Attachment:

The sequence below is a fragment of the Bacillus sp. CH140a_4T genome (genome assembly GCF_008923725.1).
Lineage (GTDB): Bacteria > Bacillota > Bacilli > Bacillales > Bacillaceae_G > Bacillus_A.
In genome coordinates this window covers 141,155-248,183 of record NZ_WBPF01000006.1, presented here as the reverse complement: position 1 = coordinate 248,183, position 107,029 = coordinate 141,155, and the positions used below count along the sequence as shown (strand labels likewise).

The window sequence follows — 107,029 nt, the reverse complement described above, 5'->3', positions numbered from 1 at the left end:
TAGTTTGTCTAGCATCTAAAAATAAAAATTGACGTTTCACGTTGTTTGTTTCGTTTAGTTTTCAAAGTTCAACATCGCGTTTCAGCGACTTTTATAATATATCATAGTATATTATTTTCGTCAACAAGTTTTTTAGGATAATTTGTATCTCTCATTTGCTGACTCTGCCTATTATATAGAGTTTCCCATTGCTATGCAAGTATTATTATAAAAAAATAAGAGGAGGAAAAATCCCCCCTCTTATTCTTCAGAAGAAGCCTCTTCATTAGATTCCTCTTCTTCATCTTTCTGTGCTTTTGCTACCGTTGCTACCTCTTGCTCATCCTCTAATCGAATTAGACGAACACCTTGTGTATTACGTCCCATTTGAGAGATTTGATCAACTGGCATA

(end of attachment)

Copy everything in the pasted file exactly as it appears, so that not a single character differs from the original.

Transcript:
The sequence below is a fragment of the Bacillus sp. CH140a_4T genome (genome assembly GCF_008923725.1).
Lineage (GTDB): Bacteria > Bacillota > Bacilli > Bacillales > Bacillaceae_G > Bacillus_A.
In genome coordinates this window covers 141,155-248,183 of record NZ_WBPF01000006.1, presented here as the reverse complement: position 1 = coordinate 248,183, position 107,029 = coordinate 141,155, and the positions used below count along the sequence as shown (strand labels likewise).

The window sequence follows — 107,029 nt, the reverse complement described above, 5'->3', positions numbered from 1 at the left end:
TAGTTTGTCTAGCATCTAAAAATAAAAATTGACGTTTCACGTTGTTTGTTTCGTTTAGTTTTCAAAGTTCAACATCGCGTTTCAGCGACTTTTATAATATATCATAGTATATTATTTTCGTCAACAAGTTTTTTAGGATAATTTGTATCTCTCATTTGCTGACTCTGCCTATTATATAGAGTTTCCCATTGCTATGCAAGTATTATTATAAAAAAATAAGAGGAGGAAAAATCCCCCCTCTTATTCTTCAGAAGAAGCCTCTTCATTAGATTCCTCTTCTTCATCTTTCTGTGCTTTTGCTACCGTTGCTACCTCTTGCTCATCCTCTAATCGAATTAGACGAACACCTTGTGTATTACGTCCCATTTGAGAGATTTGATCAACTGGCATA